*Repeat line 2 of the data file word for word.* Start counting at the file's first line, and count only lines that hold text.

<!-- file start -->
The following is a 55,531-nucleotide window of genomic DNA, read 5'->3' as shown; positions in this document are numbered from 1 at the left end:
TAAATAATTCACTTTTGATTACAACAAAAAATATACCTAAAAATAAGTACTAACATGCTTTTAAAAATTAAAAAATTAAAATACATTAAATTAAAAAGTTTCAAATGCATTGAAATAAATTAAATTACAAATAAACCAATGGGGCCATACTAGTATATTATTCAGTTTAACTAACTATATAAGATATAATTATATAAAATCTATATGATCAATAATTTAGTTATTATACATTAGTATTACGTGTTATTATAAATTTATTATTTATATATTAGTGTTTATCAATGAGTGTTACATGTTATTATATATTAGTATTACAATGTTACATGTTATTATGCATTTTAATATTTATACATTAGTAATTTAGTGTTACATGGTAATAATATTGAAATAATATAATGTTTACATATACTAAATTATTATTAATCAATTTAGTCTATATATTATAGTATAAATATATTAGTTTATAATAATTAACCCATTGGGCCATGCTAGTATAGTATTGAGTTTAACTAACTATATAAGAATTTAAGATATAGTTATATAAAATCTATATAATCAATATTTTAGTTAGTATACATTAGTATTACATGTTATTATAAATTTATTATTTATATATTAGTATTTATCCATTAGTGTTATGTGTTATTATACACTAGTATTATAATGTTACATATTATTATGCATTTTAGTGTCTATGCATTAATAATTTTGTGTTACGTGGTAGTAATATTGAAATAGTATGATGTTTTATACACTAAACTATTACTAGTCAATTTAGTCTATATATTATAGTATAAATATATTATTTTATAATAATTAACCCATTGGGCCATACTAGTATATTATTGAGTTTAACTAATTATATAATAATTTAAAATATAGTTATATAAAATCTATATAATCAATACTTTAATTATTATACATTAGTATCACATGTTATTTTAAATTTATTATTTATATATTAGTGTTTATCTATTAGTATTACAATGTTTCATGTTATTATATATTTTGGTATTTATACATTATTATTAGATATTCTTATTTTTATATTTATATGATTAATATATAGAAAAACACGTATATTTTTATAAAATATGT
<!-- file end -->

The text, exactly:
TAAATAATTCACTTTTGATTACAACAAAAAATATACCTAAAAATAAGTACTAACATGCTTTTAAAAATTAAAAAATTAAAATACATTAAATTAAAAAGTTTCAAATGCATTGAAATAAATTAAATTACAAATAAACCAATGGGGCCATACTAGTATATTATTCAGTTTAACTAACTATATAAGATATAATTATATAAAATCTATATGATCAATAATTTAGTTATTATACATTAGTATTACGTGTTATTATAAATTTATTATTTATATATTAGTGTTTATCAATGAGTGTTACATGTTATTATATATTAGTATTACAATGTTACATGTTATTATGCATTTTAATATTTATACATTAGTAATTTAGTGTTACATGGTAATAATATTGAAATAATATAATGTTTACATATACTAAATTATTATTAATCAATTTAGTCTATATATTATAGTATAAATATATTAGTTTATAATAATTAACCCATTGGGCCATGCTAGTATAGTATTGAGTTTAACTAACTATATAAGAATTTAAGATATAGTTATATAAAATCTATATAATCAATATTTTAGTTAGTATACATTAGTATTACATGTTATTATAAATTTATTATTTATATATTAGTATTTATCCATTAGTGTTATGTGTTATTATACACTAGTATTATAATGTTACATATTATTATGCATTTTAGTGTCTATGCATTAATAATTTTGTGTTACGTGGTAGTAATATTGAAATAGTATGATGTTTTATACACTAAACTATTACTAGTCAATTTAGTCTATATATTATAGTATAAATATATTATTTTATAATAATTAACCCATTGGGCCATACTAGTATATTATTGAGTTTAACTAATTATATAATAATTTAAAATATAGTTATATAAAATCTATATAATCAATACTTTAATTATTATACATTAGTATCACATGTTATTTTAAATTTATTATTTATATATTAGTGTTTATCTATTAGTATTACAATGTTTCATGTTATTATATATTTTGGTATTTATACATTATTATTAGATATTCTTATTTTTATATTTATATGATTAATATATAGAAAAACACGTATATTTTTATAAAATATGT